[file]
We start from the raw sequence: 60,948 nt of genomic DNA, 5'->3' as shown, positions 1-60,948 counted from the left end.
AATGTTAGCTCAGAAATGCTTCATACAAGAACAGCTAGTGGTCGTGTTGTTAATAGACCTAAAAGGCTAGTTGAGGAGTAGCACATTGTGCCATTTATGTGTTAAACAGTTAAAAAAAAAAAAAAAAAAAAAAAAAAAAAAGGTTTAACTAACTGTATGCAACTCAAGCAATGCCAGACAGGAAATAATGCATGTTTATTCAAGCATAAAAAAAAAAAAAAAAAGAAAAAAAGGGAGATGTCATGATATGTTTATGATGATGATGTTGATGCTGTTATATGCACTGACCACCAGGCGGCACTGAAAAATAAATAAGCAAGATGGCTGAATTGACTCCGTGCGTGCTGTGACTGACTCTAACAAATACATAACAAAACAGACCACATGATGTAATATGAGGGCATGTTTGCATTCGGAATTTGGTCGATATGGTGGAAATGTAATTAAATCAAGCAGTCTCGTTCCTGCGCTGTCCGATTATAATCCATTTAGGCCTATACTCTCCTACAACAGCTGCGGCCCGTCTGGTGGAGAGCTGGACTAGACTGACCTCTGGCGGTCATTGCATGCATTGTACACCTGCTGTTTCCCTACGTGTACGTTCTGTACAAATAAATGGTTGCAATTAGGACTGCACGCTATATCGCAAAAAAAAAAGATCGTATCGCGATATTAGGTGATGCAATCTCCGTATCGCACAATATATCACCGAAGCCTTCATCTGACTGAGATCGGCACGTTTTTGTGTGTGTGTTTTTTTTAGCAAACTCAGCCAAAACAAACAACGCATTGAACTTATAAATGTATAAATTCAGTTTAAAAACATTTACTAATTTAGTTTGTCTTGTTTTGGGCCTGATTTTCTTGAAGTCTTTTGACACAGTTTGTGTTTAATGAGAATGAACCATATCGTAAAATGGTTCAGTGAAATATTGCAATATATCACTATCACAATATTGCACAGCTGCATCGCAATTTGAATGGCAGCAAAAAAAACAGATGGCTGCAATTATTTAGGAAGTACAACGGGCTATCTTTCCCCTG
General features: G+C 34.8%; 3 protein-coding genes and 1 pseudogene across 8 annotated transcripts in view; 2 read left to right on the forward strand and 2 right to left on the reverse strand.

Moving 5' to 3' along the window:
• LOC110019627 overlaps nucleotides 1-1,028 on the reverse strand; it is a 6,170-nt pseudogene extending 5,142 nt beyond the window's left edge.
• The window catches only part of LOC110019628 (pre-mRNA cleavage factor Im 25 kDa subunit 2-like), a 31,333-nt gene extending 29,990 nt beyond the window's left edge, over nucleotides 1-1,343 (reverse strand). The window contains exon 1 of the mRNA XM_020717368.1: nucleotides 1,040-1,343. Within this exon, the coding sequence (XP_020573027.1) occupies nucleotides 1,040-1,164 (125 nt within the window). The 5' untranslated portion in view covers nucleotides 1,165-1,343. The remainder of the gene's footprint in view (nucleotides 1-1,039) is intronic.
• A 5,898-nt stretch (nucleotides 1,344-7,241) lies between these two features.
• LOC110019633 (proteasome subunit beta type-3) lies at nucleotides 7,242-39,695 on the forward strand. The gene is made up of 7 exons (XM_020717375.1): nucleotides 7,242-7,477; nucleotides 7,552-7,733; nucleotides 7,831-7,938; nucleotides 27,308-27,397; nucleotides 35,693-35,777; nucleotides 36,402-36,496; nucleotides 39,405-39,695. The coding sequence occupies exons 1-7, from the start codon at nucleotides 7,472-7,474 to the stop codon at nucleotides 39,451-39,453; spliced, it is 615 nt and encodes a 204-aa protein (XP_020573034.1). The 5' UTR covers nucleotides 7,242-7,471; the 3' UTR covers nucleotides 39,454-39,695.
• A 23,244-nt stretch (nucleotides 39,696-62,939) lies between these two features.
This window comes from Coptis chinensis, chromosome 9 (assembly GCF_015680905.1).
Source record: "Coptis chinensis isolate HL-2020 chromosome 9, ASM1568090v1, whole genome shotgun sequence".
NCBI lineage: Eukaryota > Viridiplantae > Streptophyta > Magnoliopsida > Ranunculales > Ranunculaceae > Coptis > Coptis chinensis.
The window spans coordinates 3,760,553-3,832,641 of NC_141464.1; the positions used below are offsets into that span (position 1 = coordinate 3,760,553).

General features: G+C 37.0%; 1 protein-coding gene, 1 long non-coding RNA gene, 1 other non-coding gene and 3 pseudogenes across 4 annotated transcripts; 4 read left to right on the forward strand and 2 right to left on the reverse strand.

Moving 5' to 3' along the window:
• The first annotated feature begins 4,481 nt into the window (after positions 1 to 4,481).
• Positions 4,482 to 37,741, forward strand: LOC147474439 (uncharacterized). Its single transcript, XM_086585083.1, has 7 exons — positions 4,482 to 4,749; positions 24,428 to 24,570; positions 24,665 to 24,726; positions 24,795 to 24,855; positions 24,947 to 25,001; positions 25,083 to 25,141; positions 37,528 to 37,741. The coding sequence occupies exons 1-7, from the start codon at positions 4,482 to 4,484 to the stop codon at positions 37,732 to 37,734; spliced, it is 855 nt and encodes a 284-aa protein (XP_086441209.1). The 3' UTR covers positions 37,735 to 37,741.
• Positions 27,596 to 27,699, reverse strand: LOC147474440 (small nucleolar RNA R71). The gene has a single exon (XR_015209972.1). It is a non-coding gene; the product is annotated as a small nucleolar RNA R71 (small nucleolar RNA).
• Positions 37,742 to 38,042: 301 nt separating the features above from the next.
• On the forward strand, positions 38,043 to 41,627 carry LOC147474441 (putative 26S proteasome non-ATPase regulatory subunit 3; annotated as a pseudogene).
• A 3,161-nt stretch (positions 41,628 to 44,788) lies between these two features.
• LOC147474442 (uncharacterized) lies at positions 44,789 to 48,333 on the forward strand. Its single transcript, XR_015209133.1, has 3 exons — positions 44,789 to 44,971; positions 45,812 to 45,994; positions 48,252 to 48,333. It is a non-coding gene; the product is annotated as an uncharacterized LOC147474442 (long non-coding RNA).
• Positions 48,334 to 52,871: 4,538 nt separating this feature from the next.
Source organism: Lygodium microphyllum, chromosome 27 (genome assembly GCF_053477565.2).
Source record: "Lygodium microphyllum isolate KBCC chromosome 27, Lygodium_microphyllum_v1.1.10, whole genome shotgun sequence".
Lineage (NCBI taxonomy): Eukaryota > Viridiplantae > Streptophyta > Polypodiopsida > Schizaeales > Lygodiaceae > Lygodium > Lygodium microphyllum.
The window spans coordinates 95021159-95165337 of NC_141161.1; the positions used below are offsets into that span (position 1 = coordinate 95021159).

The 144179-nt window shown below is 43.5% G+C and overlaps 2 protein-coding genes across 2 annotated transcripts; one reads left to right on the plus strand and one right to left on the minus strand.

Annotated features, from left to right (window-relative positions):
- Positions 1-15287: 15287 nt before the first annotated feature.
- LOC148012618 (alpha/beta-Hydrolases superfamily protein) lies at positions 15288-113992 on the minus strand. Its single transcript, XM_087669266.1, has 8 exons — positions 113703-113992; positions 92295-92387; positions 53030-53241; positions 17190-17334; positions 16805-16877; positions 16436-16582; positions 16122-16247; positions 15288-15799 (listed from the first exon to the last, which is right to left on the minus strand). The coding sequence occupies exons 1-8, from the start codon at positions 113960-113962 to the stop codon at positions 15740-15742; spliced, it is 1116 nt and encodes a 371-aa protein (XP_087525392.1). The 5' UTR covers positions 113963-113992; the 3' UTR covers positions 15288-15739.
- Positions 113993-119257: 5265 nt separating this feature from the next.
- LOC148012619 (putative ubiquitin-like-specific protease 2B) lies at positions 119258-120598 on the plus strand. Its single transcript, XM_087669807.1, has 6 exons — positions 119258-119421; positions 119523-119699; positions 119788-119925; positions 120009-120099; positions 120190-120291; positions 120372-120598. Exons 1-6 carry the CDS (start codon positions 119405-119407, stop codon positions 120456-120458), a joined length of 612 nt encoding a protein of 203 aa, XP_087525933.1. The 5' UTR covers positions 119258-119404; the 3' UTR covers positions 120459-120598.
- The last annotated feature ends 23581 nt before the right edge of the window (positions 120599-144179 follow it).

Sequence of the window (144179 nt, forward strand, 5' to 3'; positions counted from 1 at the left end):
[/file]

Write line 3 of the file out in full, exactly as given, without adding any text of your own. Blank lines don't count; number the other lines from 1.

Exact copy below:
General features: G+C 34.8%; 3 protein-coding genes and 1 pseudogene across 8 annotated transcripts in view; 2 read left to right on the forward strand and 2 right to left on the reverse strand.